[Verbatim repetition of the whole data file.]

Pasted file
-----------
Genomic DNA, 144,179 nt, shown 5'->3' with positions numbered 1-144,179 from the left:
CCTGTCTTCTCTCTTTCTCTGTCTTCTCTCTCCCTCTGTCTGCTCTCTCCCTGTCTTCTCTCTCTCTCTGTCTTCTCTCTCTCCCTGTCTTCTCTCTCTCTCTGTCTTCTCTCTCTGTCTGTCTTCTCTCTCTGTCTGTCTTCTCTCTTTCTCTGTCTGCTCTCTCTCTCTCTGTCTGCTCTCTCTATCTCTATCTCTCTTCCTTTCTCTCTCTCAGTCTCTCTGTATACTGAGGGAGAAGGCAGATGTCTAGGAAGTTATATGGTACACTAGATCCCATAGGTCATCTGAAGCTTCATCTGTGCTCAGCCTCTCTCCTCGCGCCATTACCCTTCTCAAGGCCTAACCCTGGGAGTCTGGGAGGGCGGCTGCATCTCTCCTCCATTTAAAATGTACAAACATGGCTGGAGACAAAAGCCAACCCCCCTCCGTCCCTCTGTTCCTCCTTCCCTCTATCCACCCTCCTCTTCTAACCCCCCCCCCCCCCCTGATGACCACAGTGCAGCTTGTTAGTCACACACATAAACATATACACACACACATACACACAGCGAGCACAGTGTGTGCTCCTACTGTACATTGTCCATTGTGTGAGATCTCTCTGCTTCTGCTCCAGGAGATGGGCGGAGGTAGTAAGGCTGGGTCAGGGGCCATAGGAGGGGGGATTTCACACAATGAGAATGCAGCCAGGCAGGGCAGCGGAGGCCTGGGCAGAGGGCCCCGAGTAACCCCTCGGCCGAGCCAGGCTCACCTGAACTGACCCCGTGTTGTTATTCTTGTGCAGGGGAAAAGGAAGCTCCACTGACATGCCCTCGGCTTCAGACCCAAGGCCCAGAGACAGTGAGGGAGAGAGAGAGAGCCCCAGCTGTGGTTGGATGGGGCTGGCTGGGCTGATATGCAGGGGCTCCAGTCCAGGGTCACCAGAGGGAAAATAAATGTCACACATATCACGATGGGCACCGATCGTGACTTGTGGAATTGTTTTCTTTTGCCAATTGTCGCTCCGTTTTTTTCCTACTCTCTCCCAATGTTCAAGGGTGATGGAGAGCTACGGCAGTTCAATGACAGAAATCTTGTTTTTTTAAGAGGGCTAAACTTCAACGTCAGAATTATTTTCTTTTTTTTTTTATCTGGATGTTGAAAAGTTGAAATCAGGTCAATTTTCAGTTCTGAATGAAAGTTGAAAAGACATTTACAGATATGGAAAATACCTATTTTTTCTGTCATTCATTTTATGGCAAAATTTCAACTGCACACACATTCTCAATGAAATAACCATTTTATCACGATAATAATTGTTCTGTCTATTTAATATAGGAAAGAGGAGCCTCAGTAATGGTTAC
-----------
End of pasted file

Genomic DNA, 144,179 nt, shown 5'->3' with positions numbered 1-144,179 from the left:
CCTGTCTTCTCTCTTTCTCTGTCTTCTCTCTCCCTCTGTCTGCTCTCTCCCTGTCTTCTCTCTCTCTCTGTCTTCTCTCTCTCCCTGTCTTCTCTCTCTCTCTGTCTTCTCTCTCTGTCTGTCTTCTCTCTCTGTCTGTCTTCTCTCTTTCTCTGTCTGCTCTCTCTCTCTCTGTCTGCTCTCTCTATCTCTATCTCTCTTCCTTTCTCTCTCTCAGTCTCTCTGTATACTGAGGGAGAAGGCAGATGTCTAGGAAGTTATATGGTACACTAGATCCCATAGGTCATCTGAAGCTTCATCTGTGCTCAGCCTCTCTCCTCGCGCCATTACCCTTCTCAAGGCCTAACCCTGGGAGTCTGGGAGGGCGGCTGCATCTCTCCTCCATTTAAAATGTACAAACATGGCTGGAGACAAAAGCCAACCCCCCTCCGTCCCTCTGTTCCTCCTTCCCTCTATCCACCCTCCTCTTCTAACCCCCCCCCCCCCCCTGATGACCACAGTGCAGCTTGTTAGTCACACACATAAACATATACACACACACATACACACAGCGAGCACAGTGTGTGCTCCTACTGTACATTGTCCATTGTGTGAGATCTCTCTGCTTCTGCTCCAGGAGATGGGCGGAGGTAGTAAGGCTGGGTCAGGGGCCATAGGAGGGGGGATTTCACACAATGAGAATGCAGCCAGGCAGGGCAGCGGAGGCCTGGGCAGAGGGCCCCGAGTAACCCCTCGGCCGAGCCAGGCTCACCTGAACTGACCCCGTGTTGTTATTCTTGTGCAGGGGAAAAGGAAGCTCCACTGACATGCCCTCGGCTTCAGACCCAAGGCCCAGAGACAGTGAGGGAGAGAGAGAGAGCCCCAGCTGTGGTTGGATGGGGCTGGCTGGGCTGATATGCAGGGGCTCCAGTCCAGGGTCACCAGAGGGAAAATAAATGTCACACATATCACGATGGGCACCGATCGTGACTTGTGGAATTGTTTTCTTTTGCCAATTGTCGCTCCGTTTTTTTCCTACTCTCTCCCAATGTTCAAGGGTGATGGAGAGCTACGGCAGTTCAATGACAGAAATCTTGTTTTTTTAAGAGGGCTAAACTTCAACGTCAGAATTATTTTCTTTTTTTTTTTATCTGGATGTTGAAAAGTTGAAATCAGGTCAATTTTCAGTTCTGAATGAAAGTTGAAAAGACATTTACAGATATGGAAAATACCTATTTTTTCTGTCATTCATTTTATGGCAAAATTTCAACTGCACACACATTCTCAATGAAATAACCATTTTATCACGATAATAATTGTTCTGTCTATTTAATATAGGAAAGAGGAGCCTCAGTAATGGTTAC